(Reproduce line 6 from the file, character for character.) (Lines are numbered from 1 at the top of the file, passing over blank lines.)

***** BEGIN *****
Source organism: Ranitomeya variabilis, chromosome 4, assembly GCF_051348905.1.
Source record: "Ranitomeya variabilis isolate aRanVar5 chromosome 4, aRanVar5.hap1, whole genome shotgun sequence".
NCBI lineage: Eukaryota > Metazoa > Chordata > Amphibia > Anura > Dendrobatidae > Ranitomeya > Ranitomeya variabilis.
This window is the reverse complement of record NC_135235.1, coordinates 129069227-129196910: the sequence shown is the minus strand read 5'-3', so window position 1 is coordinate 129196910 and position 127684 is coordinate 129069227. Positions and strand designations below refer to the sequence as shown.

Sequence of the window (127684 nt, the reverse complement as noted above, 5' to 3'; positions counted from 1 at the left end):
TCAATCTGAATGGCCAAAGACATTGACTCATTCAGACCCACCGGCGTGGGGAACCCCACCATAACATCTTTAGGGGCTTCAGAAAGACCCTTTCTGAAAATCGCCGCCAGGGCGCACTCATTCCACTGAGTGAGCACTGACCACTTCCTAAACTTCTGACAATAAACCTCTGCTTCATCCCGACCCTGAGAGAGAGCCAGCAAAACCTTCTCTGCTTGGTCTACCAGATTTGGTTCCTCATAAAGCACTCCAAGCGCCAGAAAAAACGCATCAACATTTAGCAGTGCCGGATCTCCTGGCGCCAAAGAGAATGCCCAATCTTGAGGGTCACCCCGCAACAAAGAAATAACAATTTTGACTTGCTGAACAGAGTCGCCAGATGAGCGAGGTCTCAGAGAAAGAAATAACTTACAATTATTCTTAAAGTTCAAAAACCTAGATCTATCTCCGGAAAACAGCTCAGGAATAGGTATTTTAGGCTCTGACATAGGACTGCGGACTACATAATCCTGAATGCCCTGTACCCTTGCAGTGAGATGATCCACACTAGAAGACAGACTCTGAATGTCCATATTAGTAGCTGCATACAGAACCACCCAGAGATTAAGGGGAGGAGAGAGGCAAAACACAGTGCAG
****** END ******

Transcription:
TCAATCTGAATGGCCAAAGACATTGACTCATTCAGACCCACCGGCGTGGGGAACCCCACCATAACATCTTTAGGGGCTTCAGAAAGACCCTTTCTGAAAATCGCCGCCAGGGCGCACTCATTCCACTGAGTGAGCACTGACCACTTCCTAAACTTCTGACAATAAACCTCTGCTTCATCCCGACCCTGAGAGAGAGCCAGCAAAACCTTCTCTGCTTGGTCTACCAGATTTGGTTCCTCATAAAGCACTCCAAGCGCCAGAAAAAACGCATCAACATTTAGCAGTGCCGGATCTCCTGGCGCCAAAGAGAATGCCCAATCTTGAGGGTCACCCCGCAACAAAGAAATAACAATTTTGACTTGCTGAACAGAGTCGCCAGATGAGCGAGGTCTCAGAGAAAGAAATAACTTACAATTATTCTTAAAGTTCAAAAACCTAGATCTATCTCCGGAAAACAGCTCAGGAATAGGTATTTTAGGCTCTGACATAGGACTGCGGACTACATAATCCTGAATGCCCTGTACCCTTGCAGTGAGATGATCCACACTAGAAGACAGACTCTGAATGTCCATATTAGTAGCTGCATACAGAACCACCCAGAGATTAAGGGGAGGAGAGAGGCAAAACACAGTGCAG